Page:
Dominic de Bruyn | United States Fellow
Following Russia’s invasion of Ukraine, the United States’ friends and foes alike continue to question the global superpower’s resolve to intervene on behalf of allies to repel external acts of aggression. Perhaps no country is more concerned than Taiwan, which has maintained a precarious relationship with China for more than 70 years.
Beijing asserts that Taiwan is part of The People’s Republic of China (PRC) and seeks eventual reunification with the island. Chinese President Xi Jinping argues that Taiwan is bound by an understanding known as the 1992 Consensus, which he states is an agreement that “the two sides of the strait belong to one China and would work together to seek national reunification.” Conversely, Taiwanese President Tsai Ing-wen maintains that she will safeguard Taiwan’s sovereignty.
In 1979, the US established formal diplomatic relations with China and severed official ties with Taiwan. Since then, however, the US has maintained a robust unofficial relationship with Taiwan, most notably through the sale of military hardware to the island. This delicate policy setting is known as ‘strategic ambiguity’.
The policy’s central component is the notion that Beijing cannot be certain that the US would not intervene if China invaded Taiwan, and neither can Taiwan be sure that Washington would come to its aid. While the US’ Taiwan Relations Act states that the US will maintain the capacity to defend Taiwan, it falls short of declaring that the US would intervene in the event of a conflict.
However, in May 2022, President Joe Biden publicly stated that the United States would be willing to intervene militarily in the event of a Chinese invasion of Taiwan. These comments reflect a growing sentiment in the US that Beijing’s coercive tactics require a clearer statement of US support for Taiwan.
Perhaps the strongest proponents of a more muscular Taiwan policy are Richard Haass, President of the Council on Foreign Relations (CFR), and Davis Sacks, a Research Fellow at the CFR. Haass and Sacks contend that America should adopt a position of ‘strategic clarity’, which makes clear that the US would respond with force if China invaded Taiwan. Beyond a presidential declaration of intent, the policy shift would involve devoting additional air and naval forces in the region, coordinating with regional allies such as Japan and South Korea, and increasing military assistance to Taiwan. Haass and Sacks conclude that “strategic clarity aligns US policy with what US allies already expect and sets a course for narrowing the gap between commitments and capabilities.”
There are several problems with strategic clarity. Most glaringly, is the potential for China to respond aggressively by invading Taiwan, which would force Washington to follow through on its new security commitment. President Xi has consistently adopted a tough approach to sovereignty disputes in Hong Kong, Xinjiang, and the disputed border with India. Facing the spectre of domestic criticism, President Xi may calculate that taking decisive action against Taiwan is his only option.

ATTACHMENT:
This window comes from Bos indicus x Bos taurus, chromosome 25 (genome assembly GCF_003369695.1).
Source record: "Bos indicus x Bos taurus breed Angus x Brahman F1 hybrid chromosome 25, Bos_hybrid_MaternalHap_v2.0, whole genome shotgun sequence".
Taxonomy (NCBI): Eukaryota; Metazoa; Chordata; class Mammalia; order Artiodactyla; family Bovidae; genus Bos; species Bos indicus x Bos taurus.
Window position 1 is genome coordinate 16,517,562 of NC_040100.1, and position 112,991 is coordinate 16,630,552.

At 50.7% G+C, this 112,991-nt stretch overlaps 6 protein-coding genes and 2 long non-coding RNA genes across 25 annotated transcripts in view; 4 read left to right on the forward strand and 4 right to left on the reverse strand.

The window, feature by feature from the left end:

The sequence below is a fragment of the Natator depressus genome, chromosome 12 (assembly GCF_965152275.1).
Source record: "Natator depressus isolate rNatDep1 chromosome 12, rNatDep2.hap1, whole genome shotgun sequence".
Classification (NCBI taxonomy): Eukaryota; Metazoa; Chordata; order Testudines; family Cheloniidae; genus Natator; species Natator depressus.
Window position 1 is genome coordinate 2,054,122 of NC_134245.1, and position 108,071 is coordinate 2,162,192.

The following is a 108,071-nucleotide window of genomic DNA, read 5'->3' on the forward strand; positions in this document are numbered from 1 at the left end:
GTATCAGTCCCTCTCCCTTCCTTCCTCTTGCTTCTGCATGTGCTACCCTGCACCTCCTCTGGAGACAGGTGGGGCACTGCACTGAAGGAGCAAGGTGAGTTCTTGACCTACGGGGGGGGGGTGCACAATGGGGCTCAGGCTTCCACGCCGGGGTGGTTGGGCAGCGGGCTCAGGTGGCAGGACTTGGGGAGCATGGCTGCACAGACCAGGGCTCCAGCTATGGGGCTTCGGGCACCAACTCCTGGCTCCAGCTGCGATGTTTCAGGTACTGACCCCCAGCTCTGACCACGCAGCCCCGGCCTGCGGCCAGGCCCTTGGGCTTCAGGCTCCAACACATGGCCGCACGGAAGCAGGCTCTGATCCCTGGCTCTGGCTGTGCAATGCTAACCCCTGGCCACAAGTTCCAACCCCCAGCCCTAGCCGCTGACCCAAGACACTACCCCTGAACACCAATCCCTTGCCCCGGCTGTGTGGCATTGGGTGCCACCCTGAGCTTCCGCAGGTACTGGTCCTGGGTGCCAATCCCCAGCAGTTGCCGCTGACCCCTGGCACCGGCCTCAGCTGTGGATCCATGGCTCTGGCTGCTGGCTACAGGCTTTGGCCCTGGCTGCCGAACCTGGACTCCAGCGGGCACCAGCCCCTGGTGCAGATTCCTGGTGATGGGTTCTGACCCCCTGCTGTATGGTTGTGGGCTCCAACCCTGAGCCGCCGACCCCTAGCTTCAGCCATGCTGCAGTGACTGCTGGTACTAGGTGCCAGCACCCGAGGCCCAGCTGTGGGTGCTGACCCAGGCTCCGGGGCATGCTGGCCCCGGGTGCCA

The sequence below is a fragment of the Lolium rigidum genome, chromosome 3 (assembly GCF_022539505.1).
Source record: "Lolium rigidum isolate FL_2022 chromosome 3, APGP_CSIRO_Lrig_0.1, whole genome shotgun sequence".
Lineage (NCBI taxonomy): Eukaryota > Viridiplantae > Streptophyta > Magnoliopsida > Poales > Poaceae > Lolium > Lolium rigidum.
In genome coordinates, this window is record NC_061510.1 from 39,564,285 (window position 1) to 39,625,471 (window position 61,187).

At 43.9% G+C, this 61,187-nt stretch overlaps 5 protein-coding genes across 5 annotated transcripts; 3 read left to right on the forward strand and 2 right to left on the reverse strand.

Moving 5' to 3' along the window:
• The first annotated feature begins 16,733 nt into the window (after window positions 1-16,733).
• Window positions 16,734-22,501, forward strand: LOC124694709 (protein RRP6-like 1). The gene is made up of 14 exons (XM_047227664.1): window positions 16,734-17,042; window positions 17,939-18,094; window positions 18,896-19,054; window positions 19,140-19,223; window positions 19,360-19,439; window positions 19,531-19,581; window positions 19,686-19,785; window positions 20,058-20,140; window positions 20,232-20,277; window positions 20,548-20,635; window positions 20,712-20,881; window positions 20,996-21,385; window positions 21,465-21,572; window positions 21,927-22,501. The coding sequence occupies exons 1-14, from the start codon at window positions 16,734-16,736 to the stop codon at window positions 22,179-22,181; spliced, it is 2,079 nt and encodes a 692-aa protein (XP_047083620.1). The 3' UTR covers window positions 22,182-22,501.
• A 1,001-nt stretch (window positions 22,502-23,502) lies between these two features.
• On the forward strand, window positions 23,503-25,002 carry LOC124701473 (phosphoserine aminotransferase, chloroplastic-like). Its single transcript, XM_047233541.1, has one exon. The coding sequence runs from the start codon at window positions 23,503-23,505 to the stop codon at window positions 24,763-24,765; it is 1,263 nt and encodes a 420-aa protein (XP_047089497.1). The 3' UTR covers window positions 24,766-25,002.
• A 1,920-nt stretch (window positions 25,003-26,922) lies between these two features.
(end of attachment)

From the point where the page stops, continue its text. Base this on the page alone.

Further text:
Additionally, a US security guarantee would inevitably entail several caveats and conditions, which Beijing could exploit to challenge US credibility. For example, Taiwan controls a few islands close to China’s shoreline that Beijing could seize in order to test the limits of America’s commitment. China previously escalated a jurisdictional dispute with the Philippines over the Scarborough Shoal by sending armed vessels to the area in the belief that the territory was not covered by the US-Philippines defense treaty.
Another risk is that an unqualified security commitment would embolden pro‑independence constituencies within Taiwan, which may provoke an aggressive Chinese response. While Washington could make clear that it would not be obligated to intervene if Taiwan precipitated a crisis, the assignment of blame is often a grey area. China would deploy its potent propaganda machine to argue that any coercive measures against Taiwan are a defensive effort in the face of Taiwanese aggression.
Strategic clarity might also undercut multilateral collaboration in the region by reminding allies such as Japan and South Korea that a close security relationship with the US might mean getting dragged into a Taiwan conflict. In December 2021, former Japanese Prime Minister Shinzo Abe stated that "a Taiwan contingency is a Japan contingency”, reflecting a growing consensus that Taiwan’s security directly impacts Tokyo. However, US strategic clarity would be unlikely to shift Japanese public opinion in favour of a more active security role in the region. The US’ strategic partners have enjoyed the flexibility that strategic ambiguity provides and would likely hedge against making firm commitments to intervene in Taiwan.
Instead of adopting strategic clarity on the Taiwan issue, the US should continue to outwardly exhibit an ambiguous policy while simultaneously bolstering deterrence efforts. This should include increasing military resources in the region to counter China, increasing cooperation with Taiwan, and strengthening security relationships with regional allies. These concrete measures will indicate US resolve far more than a change in declaratory policy.
Strategic clarity would dramatically escalate tensions with China and lead to precisely the opposite outcome the policy seeks to achieve. It is far wiser for the US to maintain its policy of strategic ambiguity and to strengthen deterrence measures in other ways.
Dominic de Bruyn is the United States Fellow for Young Australians in International Affairs.